Traceability a growing trend for process manufacturing

Traceability is growing in importance. In the next few years, we will see a significant increase of its use in process manufacturing as companies collect transactional data and explore Internet of Things (IoT) to increase traceability.


Traceability is growing in importance. In the next few years, we will see a significant increase of its use in process manufacturing as companies collect transactional data and explore Internet of Things (IoT) to increase traceability.

The IoT is still relatively new to process manufacturing, so things aren't going to happen overnight. This year (2016) will be another year for businesses to watch and learn. There are companies out there that are leading the charge, particularly in the pharmaceutical industry, which needs to prepare for the European Union Falsified Medicines Directive that is expected to go live in 2018. The technologies that will enable pharmaceutical companies to meet this directive are crucial, particularly around traceability, and 2016 will be the year that those companies study and acquire these technologies to ensure that they can be rolled out across the global supply chain in time.

The collection of data via sensors and scales is not new to the process industry-in fact, companies that run asset-intensive processes on a large scale have been doing so for decades. But, historically, this ability to collect data has come with a big price tag. The IoT heralds a new age for an increased level of traceability, one that is no longer the realm of larger companies but opens the door for smaller businesses. Now, everything has some sort of sensor and can be traced, from pallets to forklift trucks to storage locations. Roughly 25% of our customers are collecting transactional data today. I predict that this number will increase to around 80% in the next five years due to the increase in available technology and a decreased entry initial cost.

The robot revolution

Smart machines—or robots, as they're more commonly known—are working their way into the process industry and expected to perform many routine tasks in manufacturing and warehousing. Gartner predicts that by 2018, 50% of the fastest-growing companies will have fewer employees than smart machines.

I'm not just talking about the machines that you see building cars in advertisements. I'm talking about smart machines that are highly autonomous and able to make their own decisions. For example, a robot that picks customer orders will decide on the most efficient route and make product-allocation priorities in case of a shortage. These decisions now are carried out by humans, often based on a recommendation from the warehouse management system or enterprise resource planning (ERP) system.

Companies are already starting to experiment with smart machines, and we will see wider adoption in 2016. This will lead to changes in ERP solutions as well: interfaces will change, and ERP systems will need to deal with more transactional data. Above all, the systems will provide the information necessary to make decisions, rather than making the decisions within the ERP. With adoption continuing to grow, 2016 will be a year where process manufacturers increase their investment in smart machines to achieve efficiencies. However, the complexity of supply chains and manufacturing processes mean that widespread adoption across the value chain will take longer than 12 months.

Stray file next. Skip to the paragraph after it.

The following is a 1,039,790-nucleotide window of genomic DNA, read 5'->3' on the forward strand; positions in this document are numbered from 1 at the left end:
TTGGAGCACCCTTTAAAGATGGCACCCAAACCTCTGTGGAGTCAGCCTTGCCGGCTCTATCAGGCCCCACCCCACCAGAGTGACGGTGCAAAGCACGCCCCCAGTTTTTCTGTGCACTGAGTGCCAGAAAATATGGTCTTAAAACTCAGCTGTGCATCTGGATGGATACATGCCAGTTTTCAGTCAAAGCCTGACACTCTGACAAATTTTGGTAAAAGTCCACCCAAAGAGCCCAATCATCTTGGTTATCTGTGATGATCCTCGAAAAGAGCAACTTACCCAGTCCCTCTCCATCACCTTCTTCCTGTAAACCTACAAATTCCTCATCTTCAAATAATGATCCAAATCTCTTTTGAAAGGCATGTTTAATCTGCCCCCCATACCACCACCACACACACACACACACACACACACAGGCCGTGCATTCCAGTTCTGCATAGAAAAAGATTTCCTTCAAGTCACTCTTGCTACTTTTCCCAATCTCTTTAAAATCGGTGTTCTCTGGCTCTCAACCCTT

Customers also will demand high-level product traceability in a growing number of industries. I have a particular interest in the rise of adoption of platform-as-a-service cloud computing to manage the data produced by traceability. By this, I mean providing consumers with the ability to scan the barcode on their sirloin steak at the supermarket to track its journey from the farm to the supermarket shelf.

This is only possible through traceability in the supply chain-from the manufacturer who registers the goods that are then picked up by the transport company that can log weight, miles driven, and even the temperature of the vehicle, to the shop that registers arrival, and so on.

This level of traceability is becoming increasingly important for food manufacturers for who brand reliability is absolutely crucial. Ever since the well-known horsemeat scandal that impacted the food industry a few years ago, these companies will do everything to ensure that the product they sell is absolutely perfect. Widespread rollout of this level of traceability is still a little ways off, but companies still will need to spend 2016 putting a strategy in place to prepare for deployment of this technology.

Jakob Björklund is industry director for process manufacturing at IFS.

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Before the calendar turned, 2016 already had the makings of a pivotal year for manufacturing, and for the world.

There were the big events for the year, including the United States as Partner Country at Hannover Messe in April and the 2016 International Manufacturing Technology Show in Chicago in September. There's also the matter of the U.S. presidential elections in November, which promise to shape policy in manufacturing for years to come.

But the year started with global economic turmoil, as a slowdown in Chinese manufacturing triggered a worldwide stock hiccup that sent values plummeting. The continued plunge in world oil prices has resulted in a slowdown in exploration and, by extension, the manufacture of exploration equipment.

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